A bill to seal juvenile records gains momentum in Olympia
Two views clashed Monday: Kids shouldn't be haunted for a lifetime by a dumb teenage mistake vs. juvenile courts shouldn't operate in secret.
The Washington Senate's Human Services & Corrections Committee took testimony on a bill that would make juvenile records confidential except in the case of serious crimes. The bill's sponsor, Rep. Ruth Kagi, D-Seattle, said its purpose is to ensure that a non-violent crime committed by a young person doesn not haunt him or her forever, preventing them from being accepted into college, landing a job or even renting an apartment.
"This bill tries to balance public safety and the importance for a youth to have a life after they turn 18," Kagi told the committee. "When a juvenile commits a crime, the question is should they have to carry that crime with them for the rest of their lives."
In 1977, Washington opened juvenile offender records up to the public. Since then, a person can seal his or her juvenile file on a case-by-case basis, but the criteria for sealing has become stricter over the years. Kagi's bill would limit access to non-violent juvenile files to the court, the appropriate attorneys and the defendant. Exceptions include sex crimes, serious violent crimes, first-degree arson, second-degree assault of a child, second-degree kidnapping, leading organized crime and malicious placement of an explosive.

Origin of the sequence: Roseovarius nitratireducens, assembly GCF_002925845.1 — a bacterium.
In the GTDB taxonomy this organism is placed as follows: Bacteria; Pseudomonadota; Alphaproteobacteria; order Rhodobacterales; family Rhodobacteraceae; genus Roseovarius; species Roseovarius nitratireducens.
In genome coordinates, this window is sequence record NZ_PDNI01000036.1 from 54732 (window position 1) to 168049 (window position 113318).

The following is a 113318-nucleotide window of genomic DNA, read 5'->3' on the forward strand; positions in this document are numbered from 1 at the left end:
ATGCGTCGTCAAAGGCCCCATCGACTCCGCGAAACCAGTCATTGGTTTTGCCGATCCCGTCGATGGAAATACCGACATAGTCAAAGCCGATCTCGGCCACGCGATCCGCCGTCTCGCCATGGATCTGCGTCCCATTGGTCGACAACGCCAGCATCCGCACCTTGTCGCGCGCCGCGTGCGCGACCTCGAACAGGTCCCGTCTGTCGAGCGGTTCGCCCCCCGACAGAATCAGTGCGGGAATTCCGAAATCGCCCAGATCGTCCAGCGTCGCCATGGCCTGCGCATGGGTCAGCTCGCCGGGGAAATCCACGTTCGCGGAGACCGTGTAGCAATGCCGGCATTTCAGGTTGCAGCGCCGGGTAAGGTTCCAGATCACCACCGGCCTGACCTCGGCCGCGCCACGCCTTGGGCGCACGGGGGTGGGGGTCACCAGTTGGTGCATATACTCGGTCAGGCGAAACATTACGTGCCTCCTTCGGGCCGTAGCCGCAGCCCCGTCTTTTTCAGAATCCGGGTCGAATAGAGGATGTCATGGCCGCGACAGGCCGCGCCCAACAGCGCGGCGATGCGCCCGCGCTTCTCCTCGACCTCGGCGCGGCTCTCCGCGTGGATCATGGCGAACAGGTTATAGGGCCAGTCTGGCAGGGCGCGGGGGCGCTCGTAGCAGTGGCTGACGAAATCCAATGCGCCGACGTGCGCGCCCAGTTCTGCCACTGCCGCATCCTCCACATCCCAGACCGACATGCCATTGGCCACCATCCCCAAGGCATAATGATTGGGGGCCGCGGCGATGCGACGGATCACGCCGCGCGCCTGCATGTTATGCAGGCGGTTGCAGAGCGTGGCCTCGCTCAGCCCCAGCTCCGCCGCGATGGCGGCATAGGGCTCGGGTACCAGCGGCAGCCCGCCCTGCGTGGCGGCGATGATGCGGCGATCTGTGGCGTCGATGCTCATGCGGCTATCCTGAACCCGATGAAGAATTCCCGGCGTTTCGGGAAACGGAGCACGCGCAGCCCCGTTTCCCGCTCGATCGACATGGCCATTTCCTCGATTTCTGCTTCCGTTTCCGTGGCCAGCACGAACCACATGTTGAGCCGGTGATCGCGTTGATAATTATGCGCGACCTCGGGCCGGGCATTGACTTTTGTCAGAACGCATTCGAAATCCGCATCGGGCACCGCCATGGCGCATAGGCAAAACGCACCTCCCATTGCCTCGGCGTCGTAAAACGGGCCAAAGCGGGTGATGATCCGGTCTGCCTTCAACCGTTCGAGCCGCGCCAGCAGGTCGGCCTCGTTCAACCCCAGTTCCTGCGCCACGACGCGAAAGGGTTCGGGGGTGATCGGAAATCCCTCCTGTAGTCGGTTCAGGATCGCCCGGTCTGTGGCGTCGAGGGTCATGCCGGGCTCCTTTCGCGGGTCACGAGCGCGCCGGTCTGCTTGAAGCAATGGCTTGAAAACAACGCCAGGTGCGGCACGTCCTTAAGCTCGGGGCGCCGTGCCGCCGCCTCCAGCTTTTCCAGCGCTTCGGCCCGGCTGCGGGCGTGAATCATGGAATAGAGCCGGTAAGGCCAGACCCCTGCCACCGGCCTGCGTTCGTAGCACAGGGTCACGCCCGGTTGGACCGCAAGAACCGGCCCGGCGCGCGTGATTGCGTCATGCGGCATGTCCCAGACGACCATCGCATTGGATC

The House passed Kagi's bill unanimously (96-0) on Feb. 14.
In Monday committee hearing, critics of Kagi's bill argued against semi-blanket confidentiality, saying it would let courts operate in secret. News organizations, the contended, need access to individual court files to make sure the system is working properly. Whether, for example, the juvenile justice system treats minority younth differently than white kids. Supporters of keeping juvenile files open pointed to the 1988 King County courthouse suicide of Judge Gary Little, whom the Seattle Post-Intelligencer was about to expose as a molester of juvenile defendants, and to the 2013 "Kids For Cash" scandal in Pennsylvania in which judges were bribed to send juvenile offenders to privately-owned detention centers.
"If you throw a blanket over the juvenile justice system, you're saying we trust that everyone in the juvenile system is perfect," said Bill Will of the Washington Newspaper Publishers Association. John Woodring, representing the Retail Housing Association, argued that Kagi's bill would make it difficult for landlords to screen prospective tenants. But the majority of Monday's testimony was in favor of Kagi's bill, primarily on the grounds that a teenage mistake should not ruin a person's entire life. About 95 percent of juvenile crimes are non-violent, said King County Superior Court Judge Mary Yu, who supports Kagi's bill. "We hold them accountable (during their teen years) while teaching them acceptable behavior," she said.
"A childhood mistake should not be a barrier to people who've dealt with their mistakes," said Shoreline Police Chief Shawn Ledford, adding that King County Sheriff John Urquhart shares his opinion.
Angie Barnies is 36, a military wife living in Spokane. As a young teen in a bad home situation, she was arrested for stealing. That juvenile misstep has followed her ever since. She has no problem getting hired on military bases, Barnies told the committee. But she has never been able to survive the off-base background checks.
"I can work on a federal base," said Barnies. "But not in Washington."